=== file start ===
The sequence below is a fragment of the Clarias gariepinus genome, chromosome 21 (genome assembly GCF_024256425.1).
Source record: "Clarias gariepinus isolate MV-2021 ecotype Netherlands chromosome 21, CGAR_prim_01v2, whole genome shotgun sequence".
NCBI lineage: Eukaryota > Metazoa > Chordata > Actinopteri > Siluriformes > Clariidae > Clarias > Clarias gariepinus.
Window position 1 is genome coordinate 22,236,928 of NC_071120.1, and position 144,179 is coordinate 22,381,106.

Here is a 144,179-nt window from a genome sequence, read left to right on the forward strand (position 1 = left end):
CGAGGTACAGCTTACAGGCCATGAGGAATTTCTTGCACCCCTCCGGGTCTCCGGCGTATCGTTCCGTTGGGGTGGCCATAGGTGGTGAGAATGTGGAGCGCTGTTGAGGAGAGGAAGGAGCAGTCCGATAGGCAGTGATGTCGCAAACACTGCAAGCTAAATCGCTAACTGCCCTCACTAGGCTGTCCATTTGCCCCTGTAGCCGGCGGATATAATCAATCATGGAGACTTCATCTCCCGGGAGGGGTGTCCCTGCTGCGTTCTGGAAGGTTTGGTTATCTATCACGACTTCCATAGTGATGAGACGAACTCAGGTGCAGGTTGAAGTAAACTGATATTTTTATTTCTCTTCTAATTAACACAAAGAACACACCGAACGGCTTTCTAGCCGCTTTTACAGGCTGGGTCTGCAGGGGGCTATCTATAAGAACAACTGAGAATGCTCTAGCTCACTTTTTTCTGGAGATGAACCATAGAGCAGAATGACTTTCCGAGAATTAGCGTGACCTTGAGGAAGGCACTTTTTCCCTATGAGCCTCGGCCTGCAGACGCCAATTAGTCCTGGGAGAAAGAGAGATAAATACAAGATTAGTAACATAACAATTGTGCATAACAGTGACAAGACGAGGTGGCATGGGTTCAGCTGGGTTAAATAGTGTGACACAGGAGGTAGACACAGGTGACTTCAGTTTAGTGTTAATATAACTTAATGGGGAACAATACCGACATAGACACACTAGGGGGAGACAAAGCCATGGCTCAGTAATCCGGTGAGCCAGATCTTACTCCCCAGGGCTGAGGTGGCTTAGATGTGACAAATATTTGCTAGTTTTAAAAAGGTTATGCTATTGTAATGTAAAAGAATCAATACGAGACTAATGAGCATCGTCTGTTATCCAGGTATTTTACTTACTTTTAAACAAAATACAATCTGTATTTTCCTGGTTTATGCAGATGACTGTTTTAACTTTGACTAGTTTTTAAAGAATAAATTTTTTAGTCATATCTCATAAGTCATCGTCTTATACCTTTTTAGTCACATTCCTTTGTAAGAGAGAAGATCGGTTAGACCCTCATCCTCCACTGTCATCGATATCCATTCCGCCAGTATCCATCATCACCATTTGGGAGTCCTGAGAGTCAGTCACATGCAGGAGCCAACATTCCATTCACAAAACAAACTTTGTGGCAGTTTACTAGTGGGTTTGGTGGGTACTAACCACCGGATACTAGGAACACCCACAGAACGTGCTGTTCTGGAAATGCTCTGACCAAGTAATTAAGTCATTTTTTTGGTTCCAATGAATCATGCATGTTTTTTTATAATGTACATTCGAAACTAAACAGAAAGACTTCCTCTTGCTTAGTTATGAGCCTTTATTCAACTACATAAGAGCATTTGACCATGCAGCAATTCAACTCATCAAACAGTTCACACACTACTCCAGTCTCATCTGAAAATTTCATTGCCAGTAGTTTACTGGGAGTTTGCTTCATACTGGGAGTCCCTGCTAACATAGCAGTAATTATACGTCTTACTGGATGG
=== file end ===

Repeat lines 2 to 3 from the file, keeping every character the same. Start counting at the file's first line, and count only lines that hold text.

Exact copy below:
Source record: "Clarias gariepinus isolate MV-2021 ecotype Netherlands chromosome 21, CGAR_prim_01v2, whole genome shotgun sequence".
NCBI lineage: Eukaryota > Metazoa > Chordata > Actinopteri > Siluriformes > Clariidae > Clarias > Clarias gariepinus.